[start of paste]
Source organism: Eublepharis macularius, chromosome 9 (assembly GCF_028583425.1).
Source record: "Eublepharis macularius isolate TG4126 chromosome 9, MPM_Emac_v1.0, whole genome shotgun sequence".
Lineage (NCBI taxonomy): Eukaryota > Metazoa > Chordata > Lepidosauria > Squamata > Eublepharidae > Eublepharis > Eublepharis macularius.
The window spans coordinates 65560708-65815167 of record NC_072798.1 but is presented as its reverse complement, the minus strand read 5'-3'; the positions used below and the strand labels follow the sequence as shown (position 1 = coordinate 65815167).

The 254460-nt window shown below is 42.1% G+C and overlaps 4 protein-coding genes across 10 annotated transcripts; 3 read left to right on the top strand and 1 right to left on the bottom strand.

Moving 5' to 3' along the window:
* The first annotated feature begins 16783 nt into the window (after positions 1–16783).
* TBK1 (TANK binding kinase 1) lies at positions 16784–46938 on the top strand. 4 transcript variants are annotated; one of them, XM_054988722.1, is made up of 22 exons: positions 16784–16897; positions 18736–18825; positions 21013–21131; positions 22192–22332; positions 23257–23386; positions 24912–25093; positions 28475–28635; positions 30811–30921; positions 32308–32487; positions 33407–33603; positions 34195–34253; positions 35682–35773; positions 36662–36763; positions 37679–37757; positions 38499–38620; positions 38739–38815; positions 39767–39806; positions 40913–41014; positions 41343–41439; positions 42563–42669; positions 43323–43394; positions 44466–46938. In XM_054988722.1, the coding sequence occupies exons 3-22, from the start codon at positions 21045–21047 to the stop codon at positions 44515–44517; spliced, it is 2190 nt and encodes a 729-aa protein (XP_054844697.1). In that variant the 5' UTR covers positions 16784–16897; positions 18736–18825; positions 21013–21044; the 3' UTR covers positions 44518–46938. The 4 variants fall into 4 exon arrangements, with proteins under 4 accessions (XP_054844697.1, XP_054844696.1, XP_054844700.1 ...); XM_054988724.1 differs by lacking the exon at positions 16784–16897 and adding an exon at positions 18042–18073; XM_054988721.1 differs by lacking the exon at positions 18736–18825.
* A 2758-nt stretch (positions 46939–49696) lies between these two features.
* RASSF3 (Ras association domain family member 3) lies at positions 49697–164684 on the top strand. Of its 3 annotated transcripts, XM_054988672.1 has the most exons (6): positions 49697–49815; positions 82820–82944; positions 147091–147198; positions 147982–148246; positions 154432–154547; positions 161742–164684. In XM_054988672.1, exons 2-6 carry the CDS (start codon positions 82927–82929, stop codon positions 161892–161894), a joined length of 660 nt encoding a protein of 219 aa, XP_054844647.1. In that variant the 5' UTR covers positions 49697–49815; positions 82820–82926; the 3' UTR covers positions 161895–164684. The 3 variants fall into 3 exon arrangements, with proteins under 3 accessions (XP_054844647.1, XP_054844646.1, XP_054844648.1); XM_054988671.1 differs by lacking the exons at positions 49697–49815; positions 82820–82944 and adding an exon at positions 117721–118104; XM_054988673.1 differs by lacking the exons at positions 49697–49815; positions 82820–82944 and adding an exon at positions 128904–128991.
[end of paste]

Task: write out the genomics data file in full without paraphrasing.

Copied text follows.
Source organism: Eublepharis macularius, chromosome 9 (assembly GCF_028583425.1).
Source record: "Eublepharis macularius isolate TG4126 chromosome 9, MPM_Emac_v1.0, whole genome shotgun sequence".
Lineage (NCBI taxonomy): Eukaryota > Metazoa > Chordata > Lepidosauria > Squamata > Eublepharidae > Eublepharis > Eublepharis macularius.
The window spans coordinates 65560708-65815167 of record NC_072798.1 but is presented as its reverse complement, the minus strand read 5'-3'; the positions used below and the strand labels follow the sequence as shown (position 1 = coordinate 65815167).

The 254460-nt window shown below is 42.1% G+C and overlaps 4 protein-coding genes across 10 annotated transcripts; 3 read left to right on the top strand and 1 right to left on the bottom strand.

Moving 5' to 3' along the window:
* The first annotated feature begins 16783 nt into the window (after positions 1–16783).
* TBK1 (TANK binding kinase 1) lies at positions 16784–46938 on the top strand. 4 transcript variants are annotated; one of them, XM_054988722.1, is made up of 22 exons: positions 16784–16897; positions 18736–18825; positions 21013–21131; positions 22192–22332; positions 23257–23386; positions 24912–25093; positions 28475–28635; positions 30811–30921; positions 32308–32487; positions 33407–33603; positions 34195–34253; positions 35682–35773; positions 36662–36763; positions 37679–37757; positions 38499–38620; positions 38739–38815; positions 39767–39806; positions 40913–41014; positions 41343–41439; positions 42563–42669; positions 43323–43394; positions 44466–46938. In XM_054988722.1, the coding sequence occupies exons 3-22, from the start codon at positions 21045–21047 to the stop codon at positions 44515–44517; spliced, it is 2190 nt and encodes a 729-aa protein (XP_054844697.1). In that variant the 5' UTR covers positions 16784–16897; positions 18736–18825; positions 21013–21044; the 3' UTR covers positions 44518–46938. The 4 variants fall into 4 exon arrangements, with proteins under 4 accessions (XP_054844697.1, XP_054844696.1, XP_054844700.1 ...); XM_054988724.1 differs by lacking the exon at positions 16784–16897 and adding an exon at positions 18042–18073; XM_054988721.1 differs by lacking the exon at positions 18736–18825.
* A 2758-nt stretch (positions 46939–49696) lies between these two features.
* RASSF3 (Ras association domain family member 3) lies at positions 49697–164684 on the top strand. Of its 3 annotated transcripts, XM_054988672.1 has the most exons (6): positions 49697–49815; positions 82820–82944; positions 147091–147198; positions 147982–148246; positions 154432–154547; positions 161742–164684. In XM_054988672.1, exons 2-6 carry the CDS (start codon positions 82927–82929, stop codon positions 161892–161894), a joined length of 660 nt encoding a protein of 219 aa, XP_054844647.1. In that variant the 5' UTR covers positions 49697–49815; positions 82820–82926; the 3' UTR covers positions 161895–164684. The 3 variants fall into 3 exon arrangements, with proteins under 3 accessions (XP_054844647.1, XP_054844646.1, XP_054844648.1); XM_054988671.1 differs by lacking the exons at positions 49697–49815; positions 82820–82944 and adding an exon at positions 117721–118104; XM_054988673.1 differs by lacking the exons at positions 49697–49815; positions 82820–82944 and adding an exon at positions 128904–128991.